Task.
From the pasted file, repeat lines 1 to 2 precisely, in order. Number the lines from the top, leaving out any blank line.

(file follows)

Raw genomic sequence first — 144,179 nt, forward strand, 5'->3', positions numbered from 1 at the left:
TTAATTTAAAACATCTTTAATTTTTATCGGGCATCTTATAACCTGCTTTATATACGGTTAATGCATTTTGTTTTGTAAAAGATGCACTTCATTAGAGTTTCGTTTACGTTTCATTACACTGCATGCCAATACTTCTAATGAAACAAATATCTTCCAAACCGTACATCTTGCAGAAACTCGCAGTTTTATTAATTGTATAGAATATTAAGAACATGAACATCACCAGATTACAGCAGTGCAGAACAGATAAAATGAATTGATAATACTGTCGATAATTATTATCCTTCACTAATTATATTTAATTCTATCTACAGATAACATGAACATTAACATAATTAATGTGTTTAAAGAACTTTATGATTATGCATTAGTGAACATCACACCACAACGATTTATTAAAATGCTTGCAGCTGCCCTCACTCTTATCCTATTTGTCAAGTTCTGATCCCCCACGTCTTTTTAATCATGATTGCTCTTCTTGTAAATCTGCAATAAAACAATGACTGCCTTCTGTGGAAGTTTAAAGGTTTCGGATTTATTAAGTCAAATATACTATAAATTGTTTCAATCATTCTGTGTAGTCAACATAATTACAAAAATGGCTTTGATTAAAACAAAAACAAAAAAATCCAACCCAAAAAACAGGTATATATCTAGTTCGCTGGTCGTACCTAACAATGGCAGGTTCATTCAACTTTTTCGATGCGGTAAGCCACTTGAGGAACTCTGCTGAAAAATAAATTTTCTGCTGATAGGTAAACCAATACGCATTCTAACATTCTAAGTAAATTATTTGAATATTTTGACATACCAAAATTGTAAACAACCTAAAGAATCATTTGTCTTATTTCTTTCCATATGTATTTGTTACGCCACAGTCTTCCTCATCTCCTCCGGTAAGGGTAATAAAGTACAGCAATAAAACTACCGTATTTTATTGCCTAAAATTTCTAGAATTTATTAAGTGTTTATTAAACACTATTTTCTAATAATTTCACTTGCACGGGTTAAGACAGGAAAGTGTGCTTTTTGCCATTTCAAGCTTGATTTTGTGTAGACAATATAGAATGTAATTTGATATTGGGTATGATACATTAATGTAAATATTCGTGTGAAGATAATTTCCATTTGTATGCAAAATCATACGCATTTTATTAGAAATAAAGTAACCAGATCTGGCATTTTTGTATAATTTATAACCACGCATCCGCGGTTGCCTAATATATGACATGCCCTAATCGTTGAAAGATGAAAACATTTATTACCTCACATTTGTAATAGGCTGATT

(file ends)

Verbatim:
Raw genomic sequence first — 144,179 nt, forward strand, 5'->3', positions numbered from 1 at the left:
TTAATTTAAAACATCTTTAATTTTTATCGGGCATCTTATAACCTGCTTTATATACGGTTAATGCATTTTGTTTTGTAAAAGATGCACTTCATTAGAGTTTCGTTTACGTTTCATTACACTGCATGCCAATACTTCTAATGAAACAAATATCTTCCAAACCGTACATCTTGCAGAAACTCGCAGTTTTATTAATTGTATAGAATATTAAGAACATGAACATCACCAGATTACAGCAGTGCAGAACAGATAAAATGAATTGATAATACTGTCGATAATTATTATCCTTCACTAATTATATTTAATTCTATCTACAGATAACATGAACATTAACATAATTAATGTGTTTAAAGAACTTTATGATTATGCATTAGTGAACATCACACCACAACGATTTATTAAAATGCTTGCAGCTGCCCTCACTCTTATCCTATTTGTCAAGTTCTGATCCCCCACGTCTTTTTAATCATGATTGCTCTTCTTGTAAATCTGCAATAAAACAATGACTGCCTTCTGTGGAAGTTTAAAGGTTTCGGATTTATTAAGTCAAATATACTATAAATTGTTTCAATCATTCTGTGTAGTCAACATAATTACAAAAATGGCTTTGATTAAAACAAAAACAAAAAAATCCAACCCAAAAAACAGGTATATATCTAGTTCGCTGGTCGTACCTAACAATGGCAGGTTCATTCAACTTTTTCGATGCGGTAAGCCACTTGAGGAACTCTGCTGAAAAATAAATTTTCTGCTGATAGGTAAACCAATACGCATTCTAACATTCTAAGTAAATTATTTGAATATTTTGACATACCAAAATTGTAAACAACCTAAAGAATCATTTGTCTTATTTCTTTCCATATGTATTTGTTACGCCACAGTCTTCCTCATCTCCTCCGGTAAGGGTAATAAAGTACAGCAATAAAACTACCGTATTTTATTGCCTAAAATTTCTAGAATTTATTAAGTGTTTATTAAACACTATTTTCTAATAATTTCACTTGCACGGGTTAAGACAGGAAAGTGTGCTTTTTGCCATTTCAAGCTTGATTTTGTGTAGACAATATAGAATGTAATTTGATATTGGGTATGATACATTAATGTAAATATTCGTGTGAAGATAATTTCCATTTGTATGCAAAATCATACGCATTTTATTAGAAATAAAGTAACCAGATCTGGCATTTTTGTATAATTTATAACCACGCATCCGCGGTTGCCTAATATATGACATGCCCTAATCGTTGAAAGATGAAAACATTTATTACCTCACATTTGTAATAGGCTGATT